cover image The Catholic School

The Catholic School

Edoardo Albinati, trans. from the Italian by Antony Shugaar. Farrar, Straus and Giroux, $40 (1280p) ISBN 978-0-374-11925-6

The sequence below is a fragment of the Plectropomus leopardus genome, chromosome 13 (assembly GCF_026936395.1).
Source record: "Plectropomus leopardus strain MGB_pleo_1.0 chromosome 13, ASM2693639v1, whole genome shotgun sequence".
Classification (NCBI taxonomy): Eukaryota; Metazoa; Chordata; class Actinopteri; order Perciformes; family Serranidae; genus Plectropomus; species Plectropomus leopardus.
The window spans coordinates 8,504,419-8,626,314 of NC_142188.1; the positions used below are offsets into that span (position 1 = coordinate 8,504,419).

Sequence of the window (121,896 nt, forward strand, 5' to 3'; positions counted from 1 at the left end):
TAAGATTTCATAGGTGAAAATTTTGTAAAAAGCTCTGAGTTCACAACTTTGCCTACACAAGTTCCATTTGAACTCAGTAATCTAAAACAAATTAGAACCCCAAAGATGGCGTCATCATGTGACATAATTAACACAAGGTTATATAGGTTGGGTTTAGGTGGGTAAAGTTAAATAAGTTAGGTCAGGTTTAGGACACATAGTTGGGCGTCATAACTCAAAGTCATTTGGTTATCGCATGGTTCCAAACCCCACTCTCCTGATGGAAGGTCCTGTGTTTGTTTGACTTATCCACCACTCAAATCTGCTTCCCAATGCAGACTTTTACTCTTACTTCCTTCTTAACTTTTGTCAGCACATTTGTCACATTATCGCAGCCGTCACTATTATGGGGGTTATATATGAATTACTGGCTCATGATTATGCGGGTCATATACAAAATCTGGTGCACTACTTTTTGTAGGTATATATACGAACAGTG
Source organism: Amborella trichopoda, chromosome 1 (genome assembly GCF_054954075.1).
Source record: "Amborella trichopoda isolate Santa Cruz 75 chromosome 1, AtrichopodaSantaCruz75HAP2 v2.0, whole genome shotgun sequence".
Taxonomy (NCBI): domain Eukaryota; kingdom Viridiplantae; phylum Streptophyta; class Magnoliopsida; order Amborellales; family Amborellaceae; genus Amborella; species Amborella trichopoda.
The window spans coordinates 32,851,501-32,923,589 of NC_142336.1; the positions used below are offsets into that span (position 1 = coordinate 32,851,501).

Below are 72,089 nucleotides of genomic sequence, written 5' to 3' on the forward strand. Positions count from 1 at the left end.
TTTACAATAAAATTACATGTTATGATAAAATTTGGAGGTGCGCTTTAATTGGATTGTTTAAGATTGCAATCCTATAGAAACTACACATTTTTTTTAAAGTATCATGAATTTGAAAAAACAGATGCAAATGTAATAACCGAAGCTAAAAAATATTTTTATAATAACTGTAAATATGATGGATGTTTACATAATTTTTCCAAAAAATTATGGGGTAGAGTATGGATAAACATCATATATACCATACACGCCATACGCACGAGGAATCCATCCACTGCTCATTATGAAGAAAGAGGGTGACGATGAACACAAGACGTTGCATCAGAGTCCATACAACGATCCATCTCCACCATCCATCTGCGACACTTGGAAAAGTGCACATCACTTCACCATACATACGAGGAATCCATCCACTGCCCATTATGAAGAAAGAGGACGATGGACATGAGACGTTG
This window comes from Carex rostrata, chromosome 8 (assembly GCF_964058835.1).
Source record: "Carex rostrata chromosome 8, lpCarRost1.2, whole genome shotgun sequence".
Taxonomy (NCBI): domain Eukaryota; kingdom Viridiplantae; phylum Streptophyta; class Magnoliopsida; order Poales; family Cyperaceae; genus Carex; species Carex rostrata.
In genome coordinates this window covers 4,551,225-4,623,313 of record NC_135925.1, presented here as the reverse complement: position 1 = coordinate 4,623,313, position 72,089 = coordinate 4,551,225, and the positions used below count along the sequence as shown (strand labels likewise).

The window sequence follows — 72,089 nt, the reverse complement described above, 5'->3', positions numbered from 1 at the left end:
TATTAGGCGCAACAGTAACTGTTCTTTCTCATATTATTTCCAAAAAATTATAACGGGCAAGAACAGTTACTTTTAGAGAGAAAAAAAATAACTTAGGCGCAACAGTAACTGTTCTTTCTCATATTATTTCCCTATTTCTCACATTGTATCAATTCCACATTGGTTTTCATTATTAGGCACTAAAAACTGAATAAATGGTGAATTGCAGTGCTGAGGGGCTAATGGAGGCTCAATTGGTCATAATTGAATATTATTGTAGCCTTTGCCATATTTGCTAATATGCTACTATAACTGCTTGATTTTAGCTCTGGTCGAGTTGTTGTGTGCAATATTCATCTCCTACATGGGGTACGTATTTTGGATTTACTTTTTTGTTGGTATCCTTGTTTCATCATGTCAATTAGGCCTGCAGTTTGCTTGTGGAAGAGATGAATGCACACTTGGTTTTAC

Albinati examines radical politics, religious poetry, and Hellenic philosophy, his country’s long dalliance with fascism, and even Alfred Hitchcock in an exhaustive manner that winds up bordering on extreme navel-gazing. Albinati’s centerpiece is the real-life murder and rape of two women by his near-peers at the all-boys school of San Leone Magno in 1975. To make sense of the crimes, Albinati revisits every aspect of his education and its aftermath, often in digressive detail, and too often he arrives at bromides (“The real problem with truth is whether or not to speak it”) or, for instance, the etymology of the Italian word for rape, altogether doing little to elucidate the questions of privilege and power that lie at the novel’s heart. Readers meet schoolmates including the precocious athlete Arbus, the vicious Max, and mentor Cosmo, whose unusual knowledge of classical literature provides the young with Edoardo with a path toward a goal in writing and out of the stultifying world of San Leone Magno. Still, this massive work winds up as less a new take on the nonfiction novel than an exercise in indulgence and solipsism. (Aug.)